Airing Pain 72: Breaking the Barriers to Managing Pain
Why self-management isn’t working and what we can do about it
This edition is part of a project funded by the Health and Social Care Alliance.
We know that supported self-management reduces the impact of chronic pain on daily life, but many people in pain feel they are not getting that support from their GPs. Pain Concern’s research shows how simple things like short appointment times and long waiting lists for pain management services combine with more complex problems of communication and culture to hamper self-management.
And it’s not only people in pain who are frustrated with the system – GP Dr Graham Kramer outlines the problems with a medical approach that tries to fix problems that can’t be fixed. That means a difficult journey towards acceptance for people with pain and a transformation in the way doctors interact with patients from being ‘parent’ to ‘coach’.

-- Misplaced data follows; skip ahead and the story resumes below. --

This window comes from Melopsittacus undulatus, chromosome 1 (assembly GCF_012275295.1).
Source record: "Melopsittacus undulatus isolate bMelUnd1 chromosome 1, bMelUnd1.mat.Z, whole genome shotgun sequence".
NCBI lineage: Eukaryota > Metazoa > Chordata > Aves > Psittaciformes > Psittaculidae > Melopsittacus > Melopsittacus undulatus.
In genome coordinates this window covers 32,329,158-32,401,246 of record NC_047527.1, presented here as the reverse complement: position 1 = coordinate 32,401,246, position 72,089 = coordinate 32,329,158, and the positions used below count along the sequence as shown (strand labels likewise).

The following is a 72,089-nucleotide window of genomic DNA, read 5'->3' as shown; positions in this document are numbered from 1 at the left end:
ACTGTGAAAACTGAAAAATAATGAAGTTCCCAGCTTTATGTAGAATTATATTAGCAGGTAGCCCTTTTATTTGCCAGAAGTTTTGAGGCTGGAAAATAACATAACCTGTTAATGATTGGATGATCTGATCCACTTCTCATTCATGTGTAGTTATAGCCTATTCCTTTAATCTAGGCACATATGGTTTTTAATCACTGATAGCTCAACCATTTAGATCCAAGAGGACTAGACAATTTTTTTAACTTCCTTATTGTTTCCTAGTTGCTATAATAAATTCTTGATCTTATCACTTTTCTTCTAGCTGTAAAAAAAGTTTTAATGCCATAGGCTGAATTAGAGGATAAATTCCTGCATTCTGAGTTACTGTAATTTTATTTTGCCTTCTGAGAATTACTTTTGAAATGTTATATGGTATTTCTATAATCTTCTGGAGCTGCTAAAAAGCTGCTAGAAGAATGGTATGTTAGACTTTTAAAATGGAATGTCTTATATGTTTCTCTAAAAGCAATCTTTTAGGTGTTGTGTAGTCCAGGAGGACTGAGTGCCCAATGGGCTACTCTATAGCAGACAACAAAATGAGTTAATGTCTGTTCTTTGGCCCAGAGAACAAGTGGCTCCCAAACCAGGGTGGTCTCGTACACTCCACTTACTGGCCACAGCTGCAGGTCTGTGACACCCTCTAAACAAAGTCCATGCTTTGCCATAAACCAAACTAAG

Issues covered in this programme include: Primary and secondary care, accessibility to health services, patient voice, patient experience, educating healthcare professionals, raising awareness, culture, policy, waiting time, GP, community healthcare, support group, focus group and communicating pain.
- Katy Gordon, Researcher, Pain Concern
- Martin Dunbar, Clinical Lead, Glasgow Pain Management Programme
- Graham Kramer, Scottish Government Clinical Lead for Self-management and Health Literacy.
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